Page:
Margarine

BMI Food Bites: Margarine market flat, baking fats on the up

In 2010, there was no volume growth in margarines for the first time in more than a decade, despite new players and products in the category, reports BMI in its annual market quantifiction of the sector (December 2011), including baking fats.

Background

Margarine was developed as a substitute for butter and has gained appeal over the years. It is made from vegetable oil and is higher in poly-unsaturated and mono-unsaturated fats than butter. The margarine sector is characterised by ongoing product innovations all geared at improving taste and health benefits. It has a 77,5% share of category.

Baking fat is used in a variety of baking applications, mostly in the industrial and foodservice sectors of the market. Baking fats are not as popular as margarine in the South African market as their applications are more specialised. It has a 22,5% share of category.

Both the margarine and baking fats markets are well established with strong brands. Channel distribution of margarine is retail inclined while that of baking fats is more industrial and foodservice inclined. Regional distribution of both these products has a metropolitan area skew with Gauteng, KwaZulu-Natal and Western Cape consuming about three-quarters of the industry’s output.

Generally, smaller pack sizes (500g or less) dominate margarine packaging while larger pack sizes are used for the most part in baking fats. Packaging types used across the two industries include foil/metalised film, cardboard/ corrugated, rigid plastic and paper.

Performance: Baking Fats

The baking fat category saw good volume increases in 2009 and 2010, with growth rates of 7.6% and 4.6% recorded for these two years respectively.

Much of this growth resulted from increased market activity and competition as players entered the category and new products were launched. Baking fats are becoming increasingly specialised with products available for very specific baking applications, such as pies or light pastries. The extended repertoire of products available to the market served to bolster category volumes for 2010.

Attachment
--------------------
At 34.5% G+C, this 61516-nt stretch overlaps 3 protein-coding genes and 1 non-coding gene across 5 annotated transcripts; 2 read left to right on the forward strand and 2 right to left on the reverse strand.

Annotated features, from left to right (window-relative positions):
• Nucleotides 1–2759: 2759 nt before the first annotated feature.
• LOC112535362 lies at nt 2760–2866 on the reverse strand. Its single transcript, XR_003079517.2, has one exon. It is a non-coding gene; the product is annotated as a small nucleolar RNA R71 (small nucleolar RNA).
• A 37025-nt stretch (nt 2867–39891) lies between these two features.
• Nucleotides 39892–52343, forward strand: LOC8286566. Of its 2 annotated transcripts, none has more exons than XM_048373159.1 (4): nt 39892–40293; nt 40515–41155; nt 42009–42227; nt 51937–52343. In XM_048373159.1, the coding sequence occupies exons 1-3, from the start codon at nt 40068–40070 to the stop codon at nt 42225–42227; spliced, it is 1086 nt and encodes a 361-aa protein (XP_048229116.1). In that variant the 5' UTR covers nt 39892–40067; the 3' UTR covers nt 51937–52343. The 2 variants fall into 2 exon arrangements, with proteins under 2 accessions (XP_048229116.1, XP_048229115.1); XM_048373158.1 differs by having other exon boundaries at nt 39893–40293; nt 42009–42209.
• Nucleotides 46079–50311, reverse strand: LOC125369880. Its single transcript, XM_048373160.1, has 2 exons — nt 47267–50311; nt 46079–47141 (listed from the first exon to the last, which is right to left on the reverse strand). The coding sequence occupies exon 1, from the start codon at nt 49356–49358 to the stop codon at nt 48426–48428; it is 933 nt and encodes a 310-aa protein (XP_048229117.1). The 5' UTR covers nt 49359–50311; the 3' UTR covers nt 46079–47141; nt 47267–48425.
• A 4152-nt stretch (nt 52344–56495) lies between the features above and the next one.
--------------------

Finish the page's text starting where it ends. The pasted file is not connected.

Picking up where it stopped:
However, the changing format of product offerings has brought with it a new challenge. The level of product specificity is making it more difficult for new players to enter the market without first building up a level of expertise and a viable product range. This can best be accomplished by players already active in the oils sector who possess a level of expertise, sufficient raw materials and a brand that can transfer to the category. This barrier to entry may hamper potential volume growth in future.

The growth is expected to taper off in the medium term as the market stabilises.

Performance: Margarine

Looking at the 2010 year, there was no volume growth in margarines for the first time in more than a decade despite new players and products in the category. Both the wholesale and retail channels saw declines in volume, balanced by growth in volumes sold direct to foodservices and the export sector.

Margarine manufacturers have taken note of the consumer’s increased demand for healthier products and have expanded the niche range of products available for specific medical conditions such as heart conditions, diabetes and obesity, as well as an increased vitamin content for the younger consumer.

This diversification has allowed established players to gain more value in the category despite lower volumes in the year under review. Nevertheless, this continues to form a small portion of the overall market.

Competition within the market was most evident in the lower priced, established bricks and the larger tubs. Consumers also seem to have been more conscious of their spending, choosing the larger pack sizes.

Congruent with the reduced growth seen for 2010, only limited increases are expected for margarine volumes in the short term.

Read more about BMI’s Annual Market Quantification, Maragine and Baking Fats, December 2011